PAPUA New Guinea’s economic growth will slow down to 4.5% this year, a marked reduction from the 9.2% of last year and 11.1% of 2011, according to the Asian Development Bank (ADB).
However, ADB vice-president Stephen Groff told The National on Tuesday that the bank remained confident in the future of PNG.
Groff said PNG’s growth over the past 10 years had been very positive.
“If you look back over the last decade, PNG has been one of the fastest-growing economies in the Pacific and in Asia,” he said.
“Last year, we had growth of 9.2%; the year before (2011) you had growth of 11.1%, that’s all been very, very positive.
“There is the maturing of the mineral and oil operations and scaling down of the LNG construction, which are the two main drivers of what we forecast to have a reduced levels of growth this year,” he said.
“We’re quite confident in the general medium-term outlook for the PNG economy.
“We think that the fundamentals are good.
“We think that PNG can grow, but it’s going to be a bit of a different situation for the country.”
Groff, however, said PNG had failed to turn its economic growth into benefits for all people.
“The challenge for PNG has been translating that growth into benefits for poor people and in real change to the lives of poor people in the country,” he said.
“Another word for that is inclusive growth, meaning growth that benefits all sectors of the community.
“Evidence of the growth not being as inclusive as it might have been is not on target to meet the Millennium Development Goals (MDGs) by 2015.
“That’s clear indication that the government and donor partners have not been able to sort out how best do you translate this economic growth into inclusive growth.”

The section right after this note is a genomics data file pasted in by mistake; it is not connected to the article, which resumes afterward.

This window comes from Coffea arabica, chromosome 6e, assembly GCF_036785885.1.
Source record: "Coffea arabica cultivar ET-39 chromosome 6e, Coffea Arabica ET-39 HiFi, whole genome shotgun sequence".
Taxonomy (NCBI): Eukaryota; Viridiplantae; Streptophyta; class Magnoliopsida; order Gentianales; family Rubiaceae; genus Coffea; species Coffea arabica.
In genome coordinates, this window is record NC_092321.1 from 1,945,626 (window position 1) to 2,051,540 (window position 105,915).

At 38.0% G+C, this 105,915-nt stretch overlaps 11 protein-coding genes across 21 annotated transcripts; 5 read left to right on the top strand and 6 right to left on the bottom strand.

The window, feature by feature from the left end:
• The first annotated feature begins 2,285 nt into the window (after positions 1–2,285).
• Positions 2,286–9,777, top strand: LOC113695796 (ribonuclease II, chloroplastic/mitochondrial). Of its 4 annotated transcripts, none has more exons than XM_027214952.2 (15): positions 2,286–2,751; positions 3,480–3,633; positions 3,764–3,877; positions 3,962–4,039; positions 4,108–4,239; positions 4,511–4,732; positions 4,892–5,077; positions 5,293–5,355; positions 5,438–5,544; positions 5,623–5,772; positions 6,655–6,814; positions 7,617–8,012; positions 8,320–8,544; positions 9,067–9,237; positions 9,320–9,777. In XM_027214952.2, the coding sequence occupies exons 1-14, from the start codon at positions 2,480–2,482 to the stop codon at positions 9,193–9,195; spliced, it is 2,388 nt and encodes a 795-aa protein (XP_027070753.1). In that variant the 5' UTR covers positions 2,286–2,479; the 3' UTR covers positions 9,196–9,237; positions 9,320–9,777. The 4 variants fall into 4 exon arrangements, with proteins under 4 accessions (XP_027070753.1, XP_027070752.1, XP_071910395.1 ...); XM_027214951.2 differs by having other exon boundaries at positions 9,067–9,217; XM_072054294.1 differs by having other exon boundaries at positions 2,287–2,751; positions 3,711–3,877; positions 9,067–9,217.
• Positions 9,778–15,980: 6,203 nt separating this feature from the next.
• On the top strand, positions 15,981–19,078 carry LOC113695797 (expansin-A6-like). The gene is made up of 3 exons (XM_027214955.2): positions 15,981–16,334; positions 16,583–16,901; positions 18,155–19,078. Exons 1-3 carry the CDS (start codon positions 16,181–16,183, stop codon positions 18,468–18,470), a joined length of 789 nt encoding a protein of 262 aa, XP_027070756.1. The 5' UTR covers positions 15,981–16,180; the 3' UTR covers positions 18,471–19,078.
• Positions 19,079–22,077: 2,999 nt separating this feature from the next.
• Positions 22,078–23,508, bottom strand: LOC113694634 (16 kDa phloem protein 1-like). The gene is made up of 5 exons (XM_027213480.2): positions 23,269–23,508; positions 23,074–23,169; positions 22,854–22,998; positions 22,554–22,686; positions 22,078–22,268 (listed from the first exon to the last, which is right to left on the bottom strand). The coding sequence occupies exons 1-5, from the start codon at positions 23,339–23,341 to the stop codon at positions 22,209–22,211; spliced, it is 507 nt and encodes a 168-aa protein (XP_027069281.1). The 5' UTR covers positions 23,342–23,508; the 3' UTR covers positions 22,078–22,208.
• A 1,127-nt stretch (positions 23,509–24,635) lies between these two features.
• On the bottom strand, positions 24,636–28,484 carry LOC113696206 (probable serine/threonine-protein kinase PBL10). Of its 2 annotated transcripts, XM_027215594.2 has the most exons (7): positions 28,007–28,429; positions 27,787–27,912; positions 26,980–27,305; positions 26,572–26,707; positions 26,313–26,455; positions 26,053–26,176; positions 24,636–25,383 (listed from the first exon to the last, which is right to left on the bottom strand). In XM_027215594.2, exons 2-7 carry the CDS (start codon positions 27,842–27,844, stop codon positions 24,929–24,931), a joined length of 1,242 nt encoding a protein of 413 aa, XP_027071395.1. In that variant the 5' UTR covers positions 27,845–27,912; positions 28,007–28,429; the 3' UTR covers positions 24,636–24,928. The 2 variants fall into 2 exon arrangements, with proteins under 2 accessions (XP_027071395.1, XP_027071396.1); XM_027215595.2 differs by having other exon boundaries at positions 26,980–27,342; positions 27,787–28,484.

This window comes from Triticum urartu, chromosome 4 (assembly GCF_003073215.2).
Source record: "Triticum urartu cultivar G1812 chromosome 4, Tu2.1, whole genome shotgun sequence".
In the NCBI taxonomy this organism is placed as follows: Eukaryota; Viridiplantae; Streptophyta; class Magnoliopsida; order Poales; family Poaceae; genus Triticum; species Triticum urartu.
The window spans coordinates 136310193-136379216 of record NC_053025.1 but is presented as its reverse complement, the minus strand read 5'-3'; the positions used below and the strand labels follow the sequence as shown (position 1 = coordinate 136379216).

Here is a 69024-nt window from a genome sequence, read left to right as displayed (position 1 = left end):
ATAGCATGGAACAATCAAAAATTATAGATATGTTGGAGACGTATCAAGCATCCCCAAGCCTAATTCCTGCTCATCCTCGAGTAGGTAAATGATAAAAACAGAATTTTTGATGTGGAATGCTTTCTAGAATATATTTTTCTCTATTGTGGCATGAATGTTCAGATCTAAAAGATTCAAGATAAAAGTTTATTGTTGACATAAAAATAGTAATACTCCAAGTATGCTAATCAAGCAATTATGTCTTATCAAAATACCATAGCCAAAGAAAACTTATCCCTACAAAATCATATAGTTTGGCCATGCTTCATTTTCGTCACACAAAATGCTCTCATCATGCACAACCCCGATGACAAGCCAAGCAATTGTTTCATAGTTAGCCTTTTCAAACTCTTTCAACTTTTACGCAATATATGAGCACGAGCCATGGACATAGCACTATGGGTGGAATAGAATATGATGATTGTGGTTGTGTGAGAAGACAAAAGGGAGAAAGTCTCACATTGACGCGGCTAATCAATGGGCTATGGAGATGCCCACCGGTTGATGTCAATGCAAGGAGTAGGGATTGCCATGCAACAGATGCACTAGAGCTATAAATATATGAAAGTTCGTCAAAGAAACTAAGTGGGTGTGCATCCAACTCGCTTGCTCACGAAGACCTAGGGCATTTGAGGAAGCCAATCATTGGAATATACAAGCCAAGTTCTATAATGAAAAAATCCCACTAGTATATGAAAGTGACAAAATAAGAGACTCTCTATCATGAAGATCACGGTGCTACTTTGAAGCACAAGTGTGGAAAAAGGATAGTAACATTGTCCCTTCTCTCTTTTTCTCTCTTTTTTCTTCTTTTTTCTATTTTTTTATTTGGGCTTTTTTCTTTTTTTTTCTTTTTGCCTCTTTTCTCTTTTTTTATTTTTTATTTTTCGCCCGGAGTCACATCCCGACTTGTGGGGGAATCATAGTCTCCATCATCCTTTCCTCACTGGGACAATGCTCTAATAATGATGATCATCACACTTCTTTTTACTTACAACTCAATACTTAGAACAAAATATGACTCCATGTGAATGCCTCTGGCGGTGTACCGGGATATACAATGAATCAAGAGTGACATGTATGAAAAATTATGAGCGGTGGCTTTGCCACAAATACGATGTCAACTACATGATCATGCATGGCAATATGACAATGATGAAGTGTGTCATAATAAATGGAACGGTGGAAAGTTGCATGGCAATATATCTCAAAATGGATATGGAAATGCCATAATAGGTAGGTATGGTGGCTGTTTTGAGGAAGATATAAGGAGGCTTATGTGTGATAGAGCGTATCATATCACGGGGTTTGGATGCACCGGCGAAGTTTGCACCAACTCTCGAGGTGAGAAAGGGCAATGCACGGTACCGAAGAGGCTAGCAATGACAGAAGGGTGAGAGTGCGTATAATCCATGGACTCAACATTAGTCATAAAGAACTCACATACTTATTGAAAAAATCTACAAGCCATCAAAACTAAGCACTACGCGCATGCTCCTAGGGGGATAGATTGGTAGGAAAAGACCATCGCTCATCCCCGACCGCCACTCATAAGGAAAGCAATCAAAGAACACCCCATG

The United Nations MDGs are eight goals that all 191 UN member states have agreed to try to achieve by the year 2015.
The United Nations Millennium Declaration signed in September 2000 commits world leaders to combat poverty, hunger, disease, illiteracy, environmental degradation and discrimination against women.
The MDGs are derived from this declaration and all have specific targets and indicators.
Change hasn’t happened quickly enough in the global mining sector, despite prodding from advocacy groups concerned about environmental sustainability and human rights abuses. But when a mining company responds to pressure and makes changes for the better, that should be acknowledged, not dismissed as an empty public relations gesture.
Recent criticism by Mining Watch of Barrick Gold’s initiative to assist the women who were raped by local employees of its mine in Papua New Guinea is short-sighted. It has accused the company of “rushing” the women through the claims process, and of forcing them to sign away their legal rights.